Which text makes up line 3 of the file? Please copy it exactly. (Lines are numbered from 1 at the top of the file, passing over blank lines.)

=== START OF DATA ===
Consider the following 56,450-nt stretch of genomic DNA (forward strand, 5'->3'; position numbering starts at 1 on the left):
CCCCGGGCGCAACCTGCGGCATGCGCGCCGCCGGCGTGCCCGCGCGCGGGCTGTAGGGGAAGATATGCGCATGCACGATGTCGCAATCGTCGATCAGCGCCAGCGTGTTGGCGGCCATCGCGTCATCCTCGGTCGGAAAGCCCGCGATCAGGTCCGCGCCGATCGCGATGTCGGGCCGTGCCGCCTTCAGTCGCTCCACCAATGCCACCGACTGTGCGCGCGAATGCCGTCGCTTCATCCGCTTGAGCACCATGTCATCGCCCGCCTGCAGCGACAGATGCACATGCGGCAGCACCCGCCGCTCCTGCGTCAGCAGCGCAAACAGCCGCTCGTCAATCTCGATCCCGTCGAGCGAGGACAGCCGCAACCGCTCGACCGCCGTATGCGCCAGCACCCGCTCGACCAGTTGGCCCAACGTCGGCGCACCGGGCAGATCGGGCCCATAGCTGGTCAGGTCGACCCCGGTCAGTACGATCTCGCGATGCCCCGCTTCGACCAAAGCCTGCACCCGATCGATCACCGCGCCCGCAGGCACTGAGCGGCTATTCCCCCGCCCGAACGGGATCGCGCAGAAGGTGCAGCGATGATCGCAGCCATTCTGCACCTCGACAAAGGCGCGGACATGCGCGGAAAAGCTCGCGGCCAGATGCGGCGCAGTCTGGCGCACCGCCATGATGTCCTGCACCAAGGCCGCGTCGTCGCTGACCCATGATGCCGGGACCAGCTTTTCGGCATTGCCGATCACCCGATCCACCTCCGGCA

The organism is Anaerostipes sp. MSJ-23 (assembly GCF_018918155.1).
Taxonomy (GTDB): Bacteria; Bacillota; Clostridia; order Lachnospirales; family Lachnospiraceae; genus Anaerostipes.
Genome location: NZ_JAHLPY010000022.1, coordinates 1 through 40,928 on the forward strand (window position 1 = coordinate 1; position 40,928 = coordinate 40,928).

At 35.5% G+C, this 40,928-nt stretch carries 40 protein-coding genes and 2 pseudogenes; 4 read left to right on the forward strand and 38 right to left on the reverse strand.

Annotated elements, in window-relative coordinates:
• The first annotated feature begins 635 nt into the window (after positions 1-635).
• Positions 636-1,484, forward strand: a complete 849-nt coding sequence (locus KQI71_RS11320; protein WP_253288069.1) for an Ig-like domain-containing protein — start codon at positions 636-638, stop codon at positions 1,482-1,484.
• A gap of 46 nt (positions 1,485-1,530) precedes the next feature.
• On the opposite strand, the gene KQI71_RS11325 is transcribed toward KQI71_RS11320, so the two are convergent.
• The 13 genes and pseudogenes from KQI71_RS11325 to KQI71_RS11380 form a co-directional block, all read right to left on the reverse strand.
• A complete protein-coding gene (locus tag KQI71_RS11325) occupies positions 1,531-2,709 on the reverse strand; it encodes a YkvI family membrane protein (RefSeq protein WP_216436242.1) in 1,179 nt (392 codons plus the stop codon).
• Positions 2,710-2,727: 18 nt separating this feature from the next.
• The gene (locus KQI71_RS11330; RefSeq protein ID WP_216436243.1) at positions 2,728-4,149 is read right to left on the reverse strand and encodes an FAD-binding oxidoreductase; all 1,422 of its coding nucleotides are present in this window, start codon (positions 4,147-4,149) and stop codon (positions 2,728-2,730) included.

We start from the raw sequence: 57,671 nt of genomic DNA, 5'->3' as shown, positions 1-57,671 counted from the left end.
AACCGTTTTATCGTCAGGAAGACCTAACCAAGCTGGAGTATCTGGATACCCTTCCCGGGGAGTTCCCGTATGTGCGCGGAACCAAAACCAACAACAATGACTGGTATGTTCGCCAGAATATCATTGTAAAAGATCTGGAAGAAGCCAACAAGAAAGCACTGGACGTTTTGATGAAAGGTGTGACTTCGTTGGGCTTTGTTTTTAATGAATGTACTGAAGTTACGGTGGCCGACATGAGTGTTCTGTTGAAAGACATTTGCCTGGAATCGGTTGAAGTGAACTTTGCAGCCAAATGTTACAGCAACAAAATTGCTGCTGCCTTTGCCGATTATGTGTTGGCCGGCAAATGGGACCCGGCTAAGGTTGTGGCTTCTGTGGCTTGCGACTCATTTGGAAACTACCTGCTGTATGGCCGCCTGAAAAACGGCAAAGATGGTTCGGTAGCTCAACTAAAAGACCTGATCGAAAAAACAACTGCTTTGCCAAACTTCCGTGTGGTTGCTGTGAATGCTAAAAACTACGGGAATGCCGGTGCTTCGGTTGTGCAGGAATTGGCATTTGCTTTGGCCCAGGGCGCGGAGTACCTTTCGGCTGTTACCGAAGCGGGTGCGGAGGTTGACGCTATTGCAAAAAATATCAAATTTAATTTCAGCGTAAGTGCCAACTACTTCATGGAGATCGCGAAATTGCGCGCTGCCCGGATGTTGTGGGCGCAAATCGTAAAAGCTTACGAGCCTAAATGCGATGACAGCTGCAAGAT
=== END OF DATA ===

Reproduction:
The organism is Anaerostipes sp. MSJ-23 (assembly GCF_018918155.1).